When an individual suffers an injury at the hands of another, it can be a devastating experience to both the individual and his or her family. It can impose unforeseen medical costs, result in an inability to work, create a dire financial hardship, or otherwise create a very difficult experience for everyone involved. But this is why we have the civil justice system: to make the victim “whole” by providing a means for obtaining legal relief against the wrongdoer.
In pursuit of fairness and equity, however, the law sometimes recognizes considerations in favor of the wrongdoer. One of the most prominent of these considerations are statutes of limitations—or, as we say here in Louisiana, “prescription”. Prescription describes the procedural device that places a time limit on a plaintiff’s right to pursue a claim. So, for instance, if you were injured as a result of another person’s negligence, you have one year to file the claim in court before prescription bars you from filing the lawsuit altogether. While there are many nuances to this general rule and different prescriptive periods for different causes of action, it generally operates in this way. As mentioned above, prescription works in favor of the wrongdoer and for good reason. It ensures that injured plaintiffs pursue their claims with reasonable diligence, it gives defendants certainty about the timing of a potential claim against them so they can adequately prepare a defense, and it keeps the lawsuit temporally close to when the injury occurred so that potential witnesses and evidence to be presented at trial are still available.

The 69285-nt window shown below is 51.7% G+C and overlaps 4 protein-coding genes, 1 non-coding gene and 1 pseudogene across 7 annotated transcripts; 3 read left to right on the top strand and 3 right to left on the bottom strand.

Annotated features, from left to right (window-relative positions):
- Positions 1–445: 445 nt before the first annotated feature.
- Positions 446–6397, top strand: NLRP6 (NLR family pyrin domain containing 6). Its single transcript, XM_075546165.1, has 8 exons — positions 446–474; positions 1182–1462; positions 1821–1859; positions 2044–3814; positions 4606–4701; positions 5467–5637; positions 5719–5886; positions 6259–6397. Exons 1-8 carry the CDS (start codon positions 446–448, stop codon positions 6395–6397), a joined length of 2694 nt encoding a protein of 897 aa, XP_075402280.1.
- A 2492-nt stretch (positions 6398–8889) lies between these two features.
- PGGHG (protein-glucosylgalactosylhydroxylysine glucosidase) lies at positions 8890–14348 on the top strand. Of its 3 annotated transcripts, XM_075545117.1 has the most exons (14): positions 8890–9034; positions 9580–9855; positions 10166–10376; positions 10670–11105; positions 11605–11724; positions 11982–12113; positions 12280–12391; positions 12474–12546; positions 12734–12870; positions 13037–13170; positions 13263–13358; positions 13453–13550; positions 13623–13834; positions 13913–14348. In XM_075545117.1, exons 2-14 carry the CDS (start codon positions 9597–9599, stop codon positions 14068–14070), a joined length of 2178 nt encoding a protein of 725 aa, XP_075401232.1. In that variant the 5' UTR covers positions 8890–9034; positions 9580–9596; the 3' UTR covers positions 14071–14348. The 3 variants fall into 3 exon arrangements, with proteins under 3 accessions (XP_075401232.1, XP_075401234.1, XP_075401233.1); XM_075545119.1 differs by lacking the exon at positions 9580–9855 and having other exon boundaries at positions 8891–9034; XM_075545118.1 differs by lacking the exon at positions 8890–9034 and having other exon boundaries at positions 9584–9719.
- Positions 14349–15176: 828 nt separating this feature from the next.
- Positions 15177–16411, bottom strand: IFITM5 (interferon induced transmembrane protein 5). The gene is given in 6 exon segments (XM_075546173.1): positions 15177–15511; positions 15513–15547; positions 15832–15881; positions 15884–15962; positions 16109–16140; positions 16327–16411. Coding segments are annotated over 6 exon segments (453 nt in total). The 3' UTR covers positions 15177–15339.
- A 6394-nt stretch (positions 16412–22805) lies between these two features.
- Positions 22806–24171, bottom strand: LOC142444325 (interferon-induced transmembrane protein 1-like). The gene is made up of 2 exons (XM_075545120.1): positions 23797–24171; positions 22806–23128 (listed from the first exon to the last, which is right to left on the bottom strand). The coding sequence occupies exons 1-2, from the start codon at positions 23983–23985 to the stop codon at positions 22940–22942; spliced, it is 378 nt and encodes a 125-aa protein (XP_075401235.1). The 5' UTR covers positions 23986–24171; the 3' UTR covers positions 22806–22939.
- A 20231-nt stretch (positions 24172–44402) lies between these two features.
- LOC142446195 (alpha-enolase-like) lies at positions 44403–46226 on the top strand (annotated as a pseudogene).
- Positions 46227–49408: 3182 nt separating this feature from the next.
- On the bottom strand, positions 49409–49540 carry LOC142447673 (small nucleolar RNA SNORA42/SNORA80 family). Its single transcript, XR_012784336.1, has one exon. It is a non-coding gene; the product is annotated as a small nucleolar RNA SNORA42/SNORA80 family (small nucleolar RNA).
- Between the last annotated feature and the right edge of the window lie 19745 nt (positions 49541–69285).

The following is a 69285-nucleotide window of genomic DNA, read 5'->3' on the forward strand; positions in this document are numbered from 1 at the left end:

But lawsuits can sometimes get overly complicated, leading to oversights and inaccuracies by parties to the suit, attorneys, and judges. One classic instance of such an oversight is where the plaintiff names the improper defendant in the lawsuit, and in the meantime, prescription on the claim against the proper defendant runs. What happens in this situation? Do the courts let procedural rules trump the overarching goals of equity and fairness in the justice system?